WHEN faced with a learning opportunity in school, in our jobs, or in our homes, most of us realize the need to prepare ourselves in some way for the challenge. Receptivity to new ideas and willingness to study required material are important ingredients in the process of learning any new skill or concept. This holds true whether we're learning to bake a cake or to solve an equation in calculus. As important as preparation and study are, they can sometimes be insufficient to enable us to reach the level of proficiency a task requires. How can we overcome this impasse, which often results in feelings of frustration or inadequacy? Turning to the Bible, we read: ``Trust in the Lord with all thine heart; and lean not unto thine own understanding. In all thy ways acknowledge him, and he shall direct thy paths.''1 And in the Christian Science textbook, Science and Health with Key to the Scriptures by Mary Baker Eddy,2 the term Mind, as a Biblically derived synonym for God, is defined. Part of the definition reads, ``not that which is in man, but the divine Principle, or God, of whom man is the full and perfect expression.''3
Christian Science asserts that man doesn't, in truth, possess a limited mind that is capable of only learning so much but that he spiritually reflects the one infinite Mind that is God. Although it might appear otherwise, divine, infinite intelligence is always present and is instantly available to each of us. As we purify our thought through prayer -- learn to listen for and follow Mind's guidance in communion with our creator -- we'll discern the right idea or quality that is needed to get the job done.
I had an opportunity to prove this to a certain extent while undergoing an intensive course of training. As an airline pilot, I was training to fly the most advanced aircraft in the industry and was faced with new systems and procedures that were relatively foreign to me and a little intimidating. The amount of information to be assimilated was vast, and the time in which to do it was limited. While we were training in the flight simulator, the instructor assured me and my training partner that feelings of frustration and inadequacy could often be expected.
After a particularly difficult session, a sense of humiliation and failure seemed to overwhelm my partner and me. At that point I decided it was time to turn my thought to God in prayer. I considered how humbling this training experience was; after all, I had thousands of flying hours under my belt and had had little difficulty in prior training sessions. But the key word was humility, for I realized what I most needed was the humility that acknowledges God as my Mind, the only Mind of all of us. Rather than accept the frustrations and restrictions of being a limited mortal, I needed to see my real identity as the offspring of God. All worthwhile abilities, skills, and understanding have their origin in God and are governed and controlled by divine Mind. The belief in a limited personal mind is a misconception about the one infinite Mind and its active, intelligent expression, man. All the qualities I had utilized in performing my job -- such as alertness, precision, coordination, responsibility, exactitude -- were not fluctuating personal possessions but spiritually derived from Mind.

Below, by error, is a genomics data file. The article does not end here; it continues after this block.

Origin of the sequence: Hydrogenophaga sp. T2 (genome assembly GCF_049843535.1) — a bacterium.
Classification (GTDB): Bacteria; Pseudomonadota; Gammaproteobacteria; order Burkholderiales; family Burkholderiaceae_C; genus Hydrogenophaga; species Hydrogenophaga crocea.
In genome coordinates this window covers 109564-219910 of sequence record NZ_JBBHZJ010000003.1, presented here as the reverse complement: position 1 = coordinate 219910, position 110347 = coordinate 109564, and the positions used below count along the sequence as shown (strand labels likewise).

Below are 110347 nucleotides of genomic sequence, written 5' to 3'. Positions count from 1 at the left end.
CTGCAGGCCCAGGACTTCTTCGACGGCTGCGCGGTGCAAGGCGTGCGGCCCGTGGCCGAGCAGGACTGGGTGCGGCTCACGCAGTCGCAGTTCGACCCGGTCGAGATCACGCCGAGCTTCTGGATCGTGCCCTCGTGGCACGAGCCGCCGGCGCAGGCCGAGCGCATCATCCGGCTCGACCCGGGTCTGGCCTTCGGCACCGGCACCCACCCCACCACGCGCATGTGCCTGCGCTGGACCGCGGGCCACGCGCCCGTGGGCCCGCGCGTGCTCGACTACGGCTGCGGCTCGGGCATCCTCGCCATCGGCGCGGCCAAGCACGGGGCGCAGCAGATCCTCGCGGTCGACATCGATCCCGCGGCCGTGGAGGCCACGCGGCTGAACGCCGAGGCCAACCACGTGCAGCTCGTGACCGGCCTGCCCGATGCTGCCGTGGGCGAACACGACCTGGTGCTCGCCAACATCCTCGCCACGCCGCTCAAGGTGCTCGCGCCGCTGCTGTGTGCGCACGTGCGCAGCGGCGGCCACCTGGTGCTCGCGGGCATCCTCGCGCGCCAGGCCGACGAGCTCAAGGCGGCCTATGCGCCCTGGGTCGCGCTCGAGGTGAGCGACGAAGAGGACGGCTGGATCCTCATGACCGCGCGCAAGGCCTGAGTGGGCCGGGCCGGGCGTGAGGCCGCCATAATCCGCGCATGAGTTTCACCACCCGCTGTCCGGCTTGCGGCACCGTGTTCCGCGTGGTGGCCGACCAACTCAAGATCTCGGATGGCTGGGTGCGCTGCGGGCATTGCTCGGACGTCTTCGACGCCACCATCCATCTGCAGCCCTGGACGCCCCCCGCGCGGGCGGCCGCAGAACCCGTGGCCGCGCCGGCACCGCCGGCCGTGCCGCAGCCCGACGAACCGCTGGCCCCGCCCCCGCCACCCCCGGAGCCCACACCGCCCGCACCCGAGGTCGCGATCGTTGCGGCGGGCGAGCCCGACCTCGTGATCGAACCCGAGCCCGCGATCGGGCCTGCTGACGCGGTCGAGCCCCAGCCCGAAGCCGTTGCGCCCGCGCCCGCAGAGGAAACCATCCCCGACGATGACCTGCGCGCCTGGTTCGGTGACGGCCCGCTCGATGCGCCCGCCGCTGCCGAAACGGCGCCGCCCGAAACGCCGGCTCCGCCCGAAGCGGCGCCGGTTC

Instead of thinking in terms of an instructor with a personal mind trying to impart his knowledge to two other limited minds, I realized that all three of us were embraced in the universality and oneness of Spirit, Mind, where every right idea is unfolding to all, impartially.
At this point, things started going much more smoothly. My partner's and my proficiency level increased dramatically in a short period, and we were able to pass our proficiency check with relative ease, much to the delight of the instructor.
In this experience, and in every experience, the real need is to remove the stumbling blocks of spiritual ignorance and human will, which assume that abilities are personally and materially generated and that God may or may not be present to help us. As Mrs. Eddy writes, ``It is our ignorance of God, the divine Principle, which produces apparent discord, and the right understanding of Him restores harmony.''4
1Proverbs 3:5, 6. 2The Discoverer and Founder of Christian Science. 3Science and Health, p. 591. 4Ibid., p. 390.
You can find more articles like this one in the Christian Science Sentinel, a weekly magazine. DAILY BIBLE VERSE: Great is our Lord, and of great power: his understanding is infinite. The Lord lifteth up the meek. Psalms 147:5,6